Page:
Those of us in child health policy are familiar with the argument that coverage is important to children to ensure preventive care that can catch and address disease and delays early before they become larger hurdles. But once kids are covered, unpacking how and whether that preventive care is achieved, and defining the steps, policy levers, and players in this process is not simple. Exhibit A: Developmental screening. Our new brief outlines key issues surrounding developmental screening in Medicaid and CHIP. It is a critical first step to see if young children are meeting key developmental milestones, recommended by AAP’s Bright Futures to be performed at the 9-, 18- and 30-month well-child visits. Results of a screen determine whether a child will go on to receive a more detailed evaluation, which could lead to additional services, such as early intervention (IDEA Part C) or other related therapy services.
As our quality guru Tricia Brooks blogged last fall, more than half of states reported, for the first time in 2016, on their developmental screening measure in Medicaid and/or CHIP as part of the Child Core Set. This means we finally got to see the reported percentage of children under age three receiving developmental screens. The result? Of the 26 states reporting in 2016, developmental screening rates for children under age 3 in Medicaid and/or CHIP ranged from 1.6 percent in Alaska to 77.5 percent in Massachusetts, with a median of 36 percent.
Important disclaimer here: A “developmental screening” is more than just the regular observation that a physician or other professional uses to determine whether a child is physically or social-emotionally on track. In practice and according to the AAP standard, it’s much more specific: use of a validated, standardized tool during well-child visits at regular intervals to determine if a child is meeting developmental milestones at various ages and stages. This distinction is important, since it’s not uncommon to hear stakeholders refer to “EPSDT screen” and “developmental screen” interchangeably. In this case, developmental screening is much more specific, and distinct from other important health screenings, such as vision or hearing screening.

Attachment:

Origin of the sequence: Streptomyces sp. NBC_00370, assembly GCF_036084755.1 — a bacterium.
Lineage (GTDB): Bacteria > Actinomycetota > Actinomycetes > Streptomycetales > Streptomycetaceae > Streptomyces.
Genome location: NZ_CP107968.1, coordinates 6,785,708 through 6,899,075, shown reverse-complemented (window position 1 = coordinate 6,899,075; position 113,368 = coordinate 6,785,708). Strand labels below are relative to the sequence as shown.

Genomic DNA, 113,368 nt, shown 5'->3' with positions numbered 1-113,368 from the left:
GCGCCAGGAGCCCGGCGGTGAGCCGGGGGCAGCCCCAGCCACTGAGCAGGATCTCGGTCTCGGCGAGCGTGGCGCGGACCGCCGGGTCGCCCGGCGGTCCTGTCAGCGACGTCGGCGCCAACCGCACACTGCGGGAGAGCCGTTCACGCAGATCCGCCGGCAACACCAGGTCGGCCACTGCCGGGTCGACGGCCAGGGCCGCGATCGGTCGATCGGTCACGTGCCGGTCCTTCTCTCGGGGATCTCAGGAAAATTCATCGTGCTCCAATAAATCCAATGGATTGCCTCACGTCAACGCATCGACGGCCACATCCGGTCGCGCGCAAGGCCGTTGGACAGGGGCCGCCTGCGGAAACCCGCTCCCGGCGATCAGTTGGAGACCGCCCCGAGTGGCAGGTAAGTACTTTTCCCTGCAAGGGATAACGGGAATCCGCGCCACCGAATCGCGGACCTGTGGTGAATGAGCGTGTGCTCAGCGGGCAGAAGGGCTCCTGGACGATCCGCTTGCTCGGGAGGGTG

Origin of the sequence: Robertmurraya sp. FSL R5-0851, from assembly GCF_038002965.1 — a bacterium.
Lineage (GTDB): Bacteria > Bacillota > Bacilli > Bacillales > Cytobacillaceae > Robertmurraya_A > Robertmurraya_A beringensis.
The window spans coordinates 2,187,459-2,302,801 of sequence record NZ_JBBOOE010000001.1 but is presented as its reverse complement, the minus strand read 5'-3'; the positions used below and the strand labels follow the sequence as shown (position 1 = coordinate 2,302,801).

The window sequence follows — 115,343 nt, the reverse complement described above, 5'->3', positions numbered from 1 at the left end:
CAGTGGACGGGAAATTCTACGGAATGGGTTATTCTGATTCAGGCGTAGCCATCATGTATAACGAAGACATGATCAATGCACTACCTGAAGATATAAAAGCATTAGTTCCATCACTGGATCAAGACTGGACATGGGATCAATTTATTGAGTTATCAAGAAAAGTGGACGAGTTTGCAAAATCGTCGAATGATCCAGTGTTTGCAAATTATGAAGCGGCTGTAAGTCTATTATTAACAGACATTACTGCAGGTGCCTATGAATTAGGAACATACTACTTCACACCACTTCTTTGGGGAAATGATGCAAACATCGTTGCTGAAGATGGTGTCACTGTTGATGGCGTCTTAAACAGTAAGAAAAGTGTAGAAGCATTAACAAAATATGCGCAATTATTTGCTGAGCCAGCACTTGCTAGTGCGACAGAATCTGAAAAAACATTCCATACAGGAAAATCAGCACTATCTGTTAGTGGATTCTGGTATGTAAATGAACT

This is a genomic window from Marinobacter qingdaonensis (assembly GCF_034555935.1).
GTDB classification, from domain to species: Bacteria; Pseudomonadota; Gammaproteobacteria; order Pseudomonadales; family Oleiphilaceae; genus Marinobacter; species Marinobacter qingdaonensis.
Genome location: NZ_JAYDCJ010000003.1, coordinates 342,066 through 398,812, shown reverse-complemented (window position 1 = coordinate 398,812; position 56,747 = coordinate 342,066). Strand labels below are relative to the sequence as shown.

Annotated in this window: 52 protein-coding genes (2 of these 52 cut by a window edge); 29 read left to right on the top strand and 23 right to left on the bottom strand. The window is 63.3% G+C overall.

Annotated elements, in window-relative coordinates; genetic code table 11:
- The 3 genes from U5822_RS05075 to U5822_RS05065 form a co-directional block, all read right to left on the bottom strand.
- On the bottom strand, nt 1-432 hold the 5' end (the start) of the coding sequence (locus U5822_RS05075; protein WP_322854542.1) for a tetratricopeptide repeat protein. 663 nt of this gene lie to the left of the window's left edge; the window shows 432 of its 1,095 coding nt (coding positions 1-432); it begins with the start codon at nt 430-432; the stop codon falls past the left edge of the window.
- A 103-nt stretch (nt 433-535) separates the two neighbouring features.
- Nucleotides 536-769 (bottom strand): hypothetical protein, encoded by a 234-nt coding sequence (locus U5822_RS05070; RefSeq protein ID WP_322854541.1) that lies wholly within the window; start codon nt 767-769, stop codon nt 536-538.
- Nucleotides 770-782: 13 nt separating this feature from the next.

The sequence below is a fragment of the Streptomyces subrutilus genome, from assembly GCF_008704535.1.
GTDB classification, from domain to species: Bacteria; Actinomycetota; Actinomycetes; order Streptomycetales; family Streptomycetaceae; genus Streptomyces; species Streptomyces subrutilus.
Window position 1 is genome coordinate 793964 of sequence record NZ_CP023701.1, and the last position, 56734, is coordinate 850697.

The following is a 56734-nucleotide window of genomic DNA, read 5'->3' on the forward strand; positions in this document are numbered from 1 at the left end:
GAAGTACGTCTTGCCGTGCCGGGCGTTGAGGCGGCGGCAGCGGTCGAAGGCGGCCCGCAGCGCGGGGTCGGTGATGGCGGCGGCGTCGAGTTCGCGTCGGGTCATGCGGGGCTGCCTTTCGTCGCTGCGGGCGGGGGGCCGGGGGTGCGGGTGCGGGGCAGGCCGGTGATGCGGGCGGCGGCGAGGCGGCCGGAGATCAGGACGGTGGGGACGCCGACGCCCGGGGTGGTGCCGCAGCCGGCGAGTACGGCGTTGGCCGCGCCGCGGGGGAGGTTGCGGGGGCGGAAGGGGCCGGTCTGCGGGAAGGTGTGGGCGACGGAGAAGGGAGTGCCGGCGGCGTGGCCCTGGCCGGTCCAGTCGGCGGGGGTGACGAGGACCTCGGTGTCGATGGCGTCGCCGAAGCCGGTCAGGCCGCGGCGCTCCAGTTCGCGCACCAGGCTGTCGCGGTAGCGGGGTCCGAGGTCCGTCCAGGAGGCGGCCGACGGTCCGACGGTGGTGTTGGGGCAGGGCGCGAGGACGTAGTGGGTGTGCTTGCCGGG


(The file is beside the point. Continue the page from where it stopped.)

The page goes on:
What can we learn from this? Well, the wide variation in state rates of developmental screening suggests lots of room for improvement in rates themselves. A very low rate may reflect a need to educate providers on the importance of using a validated, standardized screening tool that counts as a developmental screen for the purpose of measure reporting. In addition, since the measure relies on Medicaid billing and claims data, the variation in rates may also reflect differences in billing practices, where perhaps more screens are actually occurring but not reflected in billing data.
The good news for early childhood and health policy stakeholders?
- We have baseline state data in Medicaid and CHIP for developmental screening. It may not be perfect, but it exists!
- There is an opportunity to encourage more states to report the developmental screening measure for Medicaid and CHIP. Not to mention, since states will be required to report all measures in the Child Core Set starting in 2024 –– why not start now to establish a baseline and familiarity with collecting and improving necessary data?
There’s a lot to unpack here and much more still to learn on this topic. We hope to use future briefs and blogs to consider how advocates can advance developmental screening in Medicaid and CHIP, better understand the Child Core Set measure and its utility, and identify opportunities for advocates and policymakers to use data and policy to look well beyond screenings to ensure follow-up referrals and needed services are happening as a result. Just like a screening, this brief is just the first step.
Michael Odeh is the Director of Health Policy for Children Now in California. He is a former Georgetown University CCF staff member.